Gully Life: Story of Divine
It’s been almost half a year since Zoya Akhtar’s Gully Boy hit theatres but for some, the fever is far from cured. The film’s producers may have released several videos and featurettes on the rappers and hip-hop artists who inspired the film, but that isn’t stopping others from washing their hands in the stream, months later.
Watch Gully Life trailer here:
Now, Discovery Channel is all set to launch Gully Life, an hour-long documentary on the life of Vivian Fernandes, more commonly known as Divine. The documentary follows him as we visit his old home in the slums of Andheri where his abusive father would torment him and his brother; it then takes us backstage to the concerts where he now performs in front of thousands. In its 50 minutes runtime, this documentary by numbers makes no attempt to give you anymore than a cursory glance at a man’s life who launched a thousand musical dreams in the slums of Mumbai. Not just for himself, but for a hundred others who now dream to be just like him.
For the most part, the film follows Divine as he recites a summarised version of his life. This is interspersed with interviews of various people in his life including music producers, managers, his band members and even Ranveer Singh and Zoya Akhtar, all heaping praises on the talent of Divine. The interviews provide little actual insight into his life and do an actual disservice to the flavour of the film, making it more mechanical than cosy. This is not to say that these men and women aren’t actually impressed by Divine or consider him a path-breaker in the world of music. But the way they are interviewed, in their hotel rooms, or their offices; saying generic things that they would for him in a test of ‘5 sentences about my friend Divine’, keeps the documentary from feeling authentic.
The most authentic and human moments of the film come when Divine meets us as Vivian. Whether talking fondly with his friends about watching his first murder as a kid near his basti, or remembering how he would take dips in a well that is now too dirty for it. From meeting his old tuition teacher to teasing his friends about their weird hairstyles, these were the moments that separate Vivian from Divine. The words that launched his stardom tell the story of this life rather than the one he lives now. That’s what separates his songs about the class divide from the those who sing about their Ferraris or their Balenciagas, a point that is made strongly and repetitively in the film.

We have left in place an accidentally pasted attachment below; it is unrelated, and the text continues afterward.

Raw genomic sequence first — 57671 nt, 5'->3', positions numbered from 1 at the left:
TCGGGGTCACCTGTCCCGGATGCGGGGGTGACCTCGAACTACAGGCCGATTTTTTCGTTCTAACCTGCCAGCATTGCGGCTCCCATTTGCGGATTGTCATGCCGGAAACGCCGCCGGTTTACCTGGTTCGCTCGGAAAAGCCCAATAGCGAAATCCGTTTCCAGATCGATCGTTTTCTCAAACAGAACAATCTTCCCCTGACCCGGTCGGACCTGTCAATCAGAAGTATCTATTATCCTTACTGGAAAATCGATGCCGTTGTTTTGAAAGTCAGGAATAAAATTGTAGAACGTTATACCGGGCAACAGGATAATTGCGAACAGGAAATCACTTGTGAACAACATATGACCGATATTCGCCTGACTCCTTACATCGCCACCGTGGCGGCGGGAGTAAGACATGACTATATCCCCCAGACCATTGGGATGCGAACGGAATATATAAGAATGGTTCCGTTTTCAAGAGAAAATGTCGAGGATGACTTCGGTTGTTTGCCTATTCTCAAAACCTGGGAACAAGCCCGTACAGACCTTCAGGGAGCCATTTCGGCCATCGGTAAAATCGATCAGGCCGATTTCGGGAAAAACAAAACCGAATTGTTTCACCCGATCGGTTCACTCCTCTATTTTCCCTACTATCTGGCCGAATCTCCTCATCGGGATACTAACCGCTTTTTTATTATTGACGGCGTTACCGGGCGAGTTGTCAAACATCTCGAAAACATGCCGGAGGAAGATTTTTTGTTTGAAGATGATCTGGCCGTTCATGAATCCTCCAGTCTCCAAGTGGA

The film continues into a more sensitive direction when he talks about his father who would abuse his brother or his mother who was working a thousand miles away in Qatar. The documentary takes help from the animation department to tell that part of his life, which may or may not be the highest quality. The father rages like a Chota Bheem villain while the kids animatedly cower under the bed in his fear. The effect is more comical than one that should induce empathy.
Add to that another complaint — the music. For a film on the life of a musical genius, the documentary relies too heavily on stock music for background and flavour than Divine’s own creations. No more than a couple of songs–Mere Gully Mein and Jugli Sher–were heard or talked about distinctly as pivotal moments in his singing life.
Even when a music journalist says that he expects Divine to start making more politically charged music, a two-second clip of him singing Azadi is shown. Sure, the song was inspired by the JNU anthem and the original by Dub Sharma was brave and controversial, but the version that was ultimately used in Gully Boy was stripped of all its fierceness and made into a mellow, safe rendition that took no names and held no one accountable. Can’t really give Divine the credit for it just yet.
Gully Life, at best, falls somewhere on the short reading list if you loved Gully Boy. If makes a shallow, not very musical dive into the life of someone who deserved more.
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Jul 01, 2019 18:04 IST
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